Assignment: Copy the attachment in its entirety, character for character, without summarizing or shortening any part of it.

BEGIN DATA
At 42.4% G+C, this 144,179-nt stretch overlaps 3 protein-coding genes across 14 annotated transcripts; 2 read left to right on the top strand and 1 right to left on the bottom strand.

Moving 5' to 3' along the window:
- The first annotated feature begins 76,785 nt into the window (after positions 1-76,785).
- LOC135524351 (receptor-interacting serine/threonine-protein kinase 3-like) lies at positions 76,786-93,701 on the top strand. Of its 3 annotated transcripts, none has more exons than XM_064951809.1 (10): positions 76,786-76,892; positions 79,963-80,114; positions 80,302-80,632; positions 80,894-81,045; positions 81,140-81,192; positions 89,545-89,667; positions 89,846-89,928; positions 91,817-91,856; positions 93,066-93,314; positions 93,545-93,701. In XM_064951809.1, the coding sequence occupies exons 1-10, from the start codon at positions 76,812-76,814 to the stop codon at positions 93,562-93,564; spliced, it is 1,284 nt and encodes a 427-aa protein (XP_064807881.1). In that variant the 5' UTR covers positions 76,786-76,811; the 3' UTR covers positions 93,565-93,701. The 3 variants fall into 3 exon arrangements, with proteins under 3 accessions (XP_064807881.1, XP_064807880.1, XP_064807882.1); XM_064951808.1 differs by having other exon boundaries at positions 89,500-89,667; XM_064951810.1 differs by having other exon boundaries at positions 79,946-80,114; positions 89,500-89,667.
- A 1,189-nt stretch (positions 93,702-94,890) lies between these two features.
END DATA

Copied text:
At 42.4% G+C, this 144,179-nt stretch overlaps 3 protein-coding genes across 14 annotated transcripts; 2 read left to right on the top strand and 1 right to left on the bottom strand.

Moving 5' to 3' along the window:
- The first annotated feature begins 76,785 nt into the window (after positions 1-76,785).
- LOC135524351 (receptor-interacting serine/threonine-protein kinase 3-like) lies at positions 76,786-93,701 on the top strand. Of its 3 annotated transcripts, none has more exons than XM_064951809.1 (10): positions 76,786-76,892; positions 79,963-80,114; positions 80,302-80,632; positions 80,894-81,045; positions 81,140-81,192; positions 89,545-89,667; positions 89,846-89,928; positions 91,817-91,856; positions 93,066-93,314; positions 93,545-93,701. In XM_064951809.1, the coding sequence occupies exons 1-10, from the start codon at positions 76,812-76,814 to the stop codon at positions 93,562-93,564; spliced, it is 1,284 nt and encodes a 427-aa protein (XP_064807881.1). In that variant the 5' UTR covers positions 76,786-76,811; the 3' UTR covers positions 93,565-93,701. The 3 variants fall into 3 exon arrangements, with proteins under 3 accessions (XP_064807881.1, XP_064807880.1, XP_064807882.1); XM_064951808.1 differs by having other exon boundaries at positions 89,500-89,667; XM_064951810.1 differs by having other exon boundaries at positions 79,946-80,114; positions 89,500-89,667.
- A 1,189-nt stretch (positions 93,702-94,890) lies between these two features.